DB: In taking that one step further, when you do have that
acumen, it can make others nervous. We must expand our
expertise in areas that have not traditionally been a focus of
MJ: That is a very good point. We, in student affairs, have
always had to develop allies. Sometimes we are considered
too powerful if we know too much or appear to know too
much. I often find myself working through others to advocate for issues that are really important to students. Many
times I work with and through folks on the provost’s staff
to get things done. Student affairs’ effectiveness may be tied
to what kind of relationships we have with faculty leaders in
charge of undergraduate and graduate student education.
For example, if I am trying to get a fee increase approved
for graduate student programs outside the classroom, I have
to work closely with the vice provost for graduate programs
to get that done even though the activities are in the bailiwick
of student affairs. We must have trusting and good partnerships with other colleagues so they can be comfortable with
and advocate for the positions that we hold. We should also be
willing to do the same for them.
DB: Those relationships have to be developed before the situation demands it. We must constantly be strengthening our
relationships because there is very little that student affairs
does not touch.
BS: There is a strong component of making sure your president and your peers not only want to partner with you by
being good colleagues, but see you as someone able to follow
through on the commitments you make. In my instance, it
was very important when I came into this complex role that
the president perceive me in that way. He basically said, ‘I
respect and trust your opinion as it relates to student life, and
I don’t want you to allow the bean counters to prevent you
from doing what needs to be done. You are going to have to
build other relationships with other leaders on campus who
will support your initiatives because the accountants may tell
you things are not going to work.’
I find our true administrative folks on the business side may
not value the things we do. For instance, we have multiplied
fivefold the number of students who come to our Student
Union and the number of programs we offer. The administrative people simply don’t measure success using those metrics.
I have to be a responsible financial person, but I also have to
articulate the importance of certain programs and services
even if we can’t make them work financially.
LM: Earning and maintaining a ‘place at the table’ is dependent predominantly on expertise and perspective. Though our
primary role is to advocate on behalf of our students, we can’t
do so narrowly or without a comprehensive understanding of
institutional challenges and opportunities. Student affairs staff
must be literate in the broad issues that affect institutional
funding, policies, and directions. That means being aware of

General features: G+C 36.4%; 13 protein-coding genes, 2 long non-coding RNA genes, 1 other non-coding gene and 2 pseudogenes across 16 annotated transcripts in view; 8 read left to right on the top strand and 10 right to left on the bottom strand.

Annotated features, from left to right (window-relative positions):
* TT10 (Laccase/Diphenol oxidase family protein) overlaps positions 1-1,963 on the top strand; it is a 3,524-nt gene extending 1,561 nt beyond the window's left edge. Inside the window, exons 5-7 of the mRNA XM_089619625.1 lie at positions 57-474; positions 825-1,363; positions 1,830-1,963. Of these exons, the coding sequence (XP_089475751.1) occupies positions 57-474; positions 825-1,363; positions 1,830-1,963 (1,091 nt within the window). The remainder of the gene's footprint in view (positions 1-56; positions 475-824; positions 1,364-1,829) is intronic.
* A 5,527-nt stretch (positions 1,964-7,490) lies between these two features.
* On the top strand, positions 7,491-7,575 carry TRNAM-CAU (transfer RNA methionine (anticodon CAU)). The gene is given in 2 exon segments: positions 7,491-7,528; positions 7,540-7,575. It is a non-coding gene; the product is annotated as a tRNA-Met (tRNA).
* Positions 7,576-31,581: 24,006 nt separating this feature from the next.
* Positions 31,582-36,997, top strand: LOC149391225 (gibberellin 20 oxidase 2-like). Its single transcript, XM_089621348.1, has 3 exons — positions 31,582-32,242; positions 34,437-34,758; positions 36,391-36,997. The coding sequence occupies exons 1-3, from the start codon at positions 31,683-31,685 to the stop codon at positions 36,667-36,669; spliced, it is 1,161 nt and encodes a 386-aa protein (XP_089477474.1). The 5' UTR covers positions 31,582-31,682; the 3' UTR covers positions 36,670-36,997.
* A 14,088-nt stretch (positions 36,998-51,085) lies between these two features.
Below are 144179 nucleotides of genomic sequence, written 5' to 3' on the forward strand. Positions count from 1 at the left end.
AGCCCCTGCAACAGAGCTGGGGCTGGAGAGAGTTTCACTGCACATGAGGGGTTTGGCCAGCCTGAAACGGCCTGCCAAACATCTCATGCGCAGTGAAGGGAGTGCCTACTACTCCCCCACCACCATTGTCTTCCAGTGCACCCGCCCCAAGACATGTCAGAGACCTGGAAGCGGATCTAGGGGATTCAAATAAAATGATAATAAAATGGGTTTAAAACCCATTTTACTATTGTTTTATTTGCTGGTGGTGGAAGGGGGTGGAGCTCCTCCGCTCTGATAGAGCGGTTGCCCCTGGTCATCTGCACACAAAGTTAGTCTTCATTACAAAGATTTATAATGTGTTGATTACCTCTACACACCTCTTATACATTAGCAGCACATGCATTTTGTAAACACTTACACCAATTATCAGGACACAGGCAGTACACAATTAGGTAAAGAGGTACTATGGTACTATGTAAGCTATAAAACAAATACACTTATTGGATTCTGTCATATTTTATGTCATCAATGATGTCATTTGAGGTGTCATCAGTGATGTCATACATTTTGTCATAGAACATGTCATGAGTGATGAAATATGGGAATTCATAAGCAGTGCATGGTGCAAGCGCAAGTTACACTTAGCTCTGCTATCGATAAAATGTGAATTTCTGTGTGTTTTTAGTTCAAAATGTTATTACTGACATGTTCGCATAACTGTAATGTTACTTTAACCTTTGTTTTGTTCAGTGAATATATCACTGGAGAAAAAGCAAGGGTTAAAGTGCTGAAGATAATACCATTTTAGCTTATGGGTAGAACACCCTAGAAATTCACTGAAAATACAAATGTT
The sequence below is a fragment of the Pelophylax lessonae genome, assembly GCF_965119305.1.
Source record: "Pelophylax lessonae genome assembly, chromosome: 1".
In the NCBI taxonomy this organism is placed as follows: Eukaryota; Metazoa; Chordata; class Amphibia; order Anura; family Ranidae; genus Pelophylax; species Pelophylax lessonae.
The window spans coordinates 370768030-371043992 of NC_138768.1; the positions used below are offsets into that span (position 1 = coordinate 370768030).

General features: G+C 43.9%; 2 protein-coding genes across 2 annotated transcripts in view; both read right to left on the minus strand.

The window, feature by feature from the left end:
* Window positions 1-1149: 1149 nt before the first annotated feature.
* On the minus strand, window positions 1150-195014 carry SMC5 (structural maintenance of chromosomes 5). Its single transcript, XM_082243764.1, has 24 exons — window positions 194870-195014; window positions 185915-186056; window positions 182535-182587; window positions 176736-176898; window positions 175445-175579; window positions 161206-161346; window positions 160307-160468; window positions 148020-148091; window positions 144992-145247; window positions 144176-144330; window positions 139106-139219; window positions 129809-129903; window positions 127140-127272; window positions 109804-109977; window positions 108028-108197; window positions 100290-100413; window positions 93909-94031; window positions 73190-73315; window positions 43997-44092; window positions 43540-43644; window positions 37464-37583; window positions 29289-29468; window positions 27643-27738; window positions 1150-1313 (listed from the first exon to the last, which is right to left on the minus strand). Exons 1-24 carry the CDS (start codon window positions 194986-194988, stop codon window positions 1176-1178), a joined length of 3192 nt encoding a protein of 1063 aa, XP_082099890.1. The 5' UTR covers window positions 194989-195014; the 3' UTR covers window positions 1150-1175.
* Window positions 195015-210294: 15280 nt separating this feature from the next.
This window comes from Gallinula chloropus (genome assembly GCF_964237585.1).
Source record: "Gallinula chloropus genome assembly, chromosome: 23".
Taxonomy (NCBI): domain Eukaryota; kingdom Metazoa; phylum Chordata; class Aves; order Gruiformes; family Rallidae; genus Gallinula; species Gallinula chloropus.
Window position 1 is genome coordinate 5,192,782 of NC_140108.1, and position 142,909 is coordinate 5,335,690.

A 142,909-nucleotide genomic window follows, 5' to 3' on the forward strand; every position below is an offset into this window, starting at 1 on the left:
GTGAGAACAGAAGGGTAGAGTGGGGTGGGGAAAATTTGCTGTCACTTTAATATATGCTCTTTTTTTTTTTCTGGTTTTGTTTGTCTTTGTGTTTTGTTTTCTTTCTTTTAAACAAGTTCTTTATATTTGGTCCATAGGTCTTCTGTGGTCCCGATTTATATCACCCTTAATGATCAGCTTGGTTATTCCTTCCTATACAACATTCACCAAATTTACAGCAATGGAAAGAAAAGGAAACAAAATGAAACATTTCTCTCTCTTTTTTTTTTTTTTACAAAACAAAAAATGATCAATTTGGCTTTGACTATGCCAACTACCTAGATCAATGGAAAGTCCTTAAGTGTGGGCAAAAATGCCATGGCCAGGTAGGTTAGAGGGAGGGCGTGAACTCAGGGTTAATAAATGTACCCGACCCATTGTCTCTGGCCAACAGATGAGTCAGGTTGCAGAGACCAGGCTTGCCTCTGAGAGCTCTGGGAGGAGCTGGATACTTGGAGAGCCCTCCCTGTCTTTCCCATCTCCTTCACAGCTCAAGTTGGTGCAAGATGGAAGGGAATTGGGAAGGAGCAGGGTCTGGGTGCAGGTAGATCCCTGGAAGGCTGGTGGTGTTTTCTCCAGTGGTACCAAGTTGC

the consequences of endowment gains and losses and/or state
and federal funding allocations; research indirect cost recovery
implications; bond ratings and debt capacity; globalization
trends and institutional objectives; technology transfer opportunities; and creative approaches to sustainability. If we confine
our competencies to the latest student development theories
and practices, we will reinforce our status as student friendly–
an admirable and necessary quality–but far too limited in our
expertise to be of value to our colleagues at the table.
Q: What is your role in fundraising?
MJ: I am now also a development officer. I am currently
spending 30 to 40 percent of my time on fundraising to raise
$70 million toward the completion of a new 200,000-square-
foot, $136 million campus center. We have raised $46 million and must raise the remainder by fall 2010. We want to
leave our successors with a well-funded facility and programs:
an endowment to nurture and support all student affairs
programs. Our budgets have been flat for years, so we need
to redirect current resources when we can and raise external
funds to do more things when it is feasible.
LM: We have a full-time development officer who was hired
about five years ago. I spend under 10 percent of my time
fundraising. Our fee structure gives us independence from
tuition dollars. Large institutions will weather an uncertain
economy like this one far more readily. For the mid-size,
tuition-dependent institution, a downturn is a considerably
more substantial challenge. Make sure your strategic plan
aligns with development targets. It can serve as a guide to keep
people on course.
BS: I am at the center of our new capital campaign in raising
money for both a new student center and a scholarship campaign. Fortunately, these are both at the top of the president’s
list of priorities and the development staff has been quite
collaborative in working with student affairs to insure that we
DB: The university is supportive of what donors want to support. At Texas A&M, two full-time development officers are
on the student affairs staff. One-third of my time was spent
directly on development. As your success keeps growing and
growing, it is easy to get used to that revenue stream.
Q: How can younger staff members prepare for
future leadership positions?
LM: There is a real need for graduate preparation programs
that compress theories and philosophies into appropriate
coursework. That coursework must complement and expand
our roles in terms of political acumen, administration, development, finance, and business to provide the profession with
more well-rounded graduates. Our jobs need to be observed
through the widest possible lenses.
BS: What I hear from colleagues and through my own observation is that today’s students preparing for a career in student
affairs do not have broad knowledge and do not want to work
very hard. Student affairs is hard work. The generation we are
producing must understand there is no substitute for making a